On Sept. 15, Governor Jindal visited Leesville to announce $25.2 million in capital outlay and Community Development Block Grant funding on infrastructure improvements in the Fort Polk area over the next three years. The investment will allow for sewage and water for La. Hwy. 467, and two roads that will ultimately connect 467 with Highway 28. This is great news for our community as it will increase the potential for economic development along the University Parkway corridor.
A month later, in October, Fort Polk signed an Army Community Covenant with Governor Jindal and Rapides Parish leadership. The covenants we sign with our community neighbors aren't just pieces of paper. They are a symbol of the partnership and trust that are critical between Fort Polk and the surrounding communities -- they affirm our joint commitment to improve the quality of life for our Soldiers and their Families.
On Oct. 22, we hosted our fifth annual Heritage Day to honor the descendants of the people who originally lived on the land that became Fort Polk. In 1941, the U.S. government exercised its right of eminent domain, and homesteaders who lived on the land -- our Heritage Families -- were asked to leave their homes, sometimes forcibly evicted. Heritage Day is an opportunity for us to thank them for their sacrifices. The weekend event also gives Families a chance to access their original homesteads and cemeteries, places that were once restricted on Fort Polk. Fort Polk's Directorate of Public Works Environmental Resources Management Division has worked hard to preserve the history of Heritage Families. Besides collecting photos and artifacts, the oral histories of more than 300 of these Families have been documented.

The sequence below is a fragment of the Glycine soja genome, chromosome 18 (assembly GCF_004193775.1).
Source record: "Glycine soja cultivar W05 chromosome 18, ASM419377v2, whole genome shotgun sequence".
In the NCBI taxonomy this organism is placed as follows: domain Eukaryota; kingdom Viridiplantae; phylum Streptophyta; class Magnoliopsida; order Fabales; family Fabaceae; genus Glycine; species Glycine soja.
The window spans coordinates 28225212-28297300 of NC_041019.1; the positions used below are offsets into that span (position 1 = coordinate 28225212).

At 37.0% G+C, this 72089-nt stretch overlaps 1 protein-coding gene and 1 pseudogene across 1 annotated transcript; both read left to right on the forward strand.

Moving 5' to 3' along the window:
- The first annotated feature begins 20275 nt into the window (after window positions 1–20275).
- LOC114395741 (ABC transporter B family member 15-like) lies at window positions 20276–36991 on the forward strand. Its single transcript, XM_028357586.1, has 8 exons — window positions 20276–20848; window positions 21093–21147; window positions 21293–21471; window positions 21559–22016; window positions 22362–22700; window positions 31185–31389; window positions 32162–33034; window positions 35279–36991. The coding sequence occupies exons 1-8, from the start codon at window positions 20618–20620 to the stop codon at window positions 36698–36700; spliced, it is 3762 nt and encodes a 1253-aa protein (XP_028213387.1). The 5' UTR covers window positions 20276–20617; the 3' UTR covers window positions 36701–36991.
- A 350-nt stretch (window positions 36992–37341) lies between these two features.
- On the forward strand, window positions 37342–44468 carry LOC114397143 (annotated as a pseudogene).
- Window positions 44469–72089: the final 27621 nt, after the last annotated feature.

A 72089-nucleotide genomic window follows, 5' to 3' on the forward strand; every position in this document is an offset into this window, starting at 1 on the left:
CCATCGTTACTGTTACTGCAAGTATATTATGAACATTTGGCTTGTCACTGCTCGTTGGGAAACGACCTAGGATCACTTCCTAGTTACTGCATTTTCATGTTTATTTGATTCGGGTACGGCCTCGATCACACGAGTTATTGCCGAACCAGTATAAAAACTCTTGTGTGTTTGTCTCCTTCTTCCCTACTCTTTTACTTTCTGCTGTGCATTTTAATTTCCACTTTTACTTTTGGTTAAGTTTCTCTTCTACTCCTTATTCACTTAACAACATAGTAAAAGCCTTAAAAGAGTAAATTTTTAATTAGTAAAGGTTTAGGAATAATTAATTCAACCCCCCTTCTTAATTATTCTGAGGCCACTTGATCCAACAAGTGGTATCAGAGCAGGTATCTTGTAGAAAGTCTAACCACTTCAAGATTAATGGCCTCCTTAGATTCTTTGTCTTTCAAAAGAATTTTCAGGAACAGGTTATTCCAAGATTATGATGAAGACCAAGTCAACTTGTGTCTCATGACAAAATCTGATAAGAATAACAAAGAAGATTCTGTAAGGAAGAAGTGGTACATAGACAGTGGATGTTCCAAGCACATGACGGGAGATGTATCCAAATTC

October was a busy month for the installation. On the 27th the City of DeRidder hosted a dedication ceremony under the new flag pole recently installed in West Park. It was a poignant event -- COL Antonia and CSM Womack presented a flag that was flown in Afghanistan prior to the brigade's redeployment.
Polk Progress: We would like to make a special mention of Polk Progress, a six parish coalition of community leaders dedicated to ensuring that Fort Polk's economic footprint in the area flourishes and grows. Member parishes include Vernon, Beauregard, Sabine, Rapides, Allen and Natchitoches. The group's chairman is Mike Reese. Post officials work closely with Polk Progress because a thriving Fort Polk is a win-win situation for Central Louisiana. Over the last year, we have enjoyed working with Mike and Polk Progress. When we meet, there's a synergy present -- the kind of synergy that presents itself when caring people congregate to share and exchange ideas about common goals. Economic conditions in our country have been a challenge to many in the last few years, but at Fort Polk, in CENLA, we've been fortunate. Fort Polk is thriving. Come visit and take a look for yourself.
Thank you too, to Maj. Gen. Bennett Landreneau, the adjutant general for the Louisiana National Guard, who retired in December after 14 years in that position. We've enjoyed working with him, and welcome the new TAG, Brig. Gen. Glenn H. Curtis.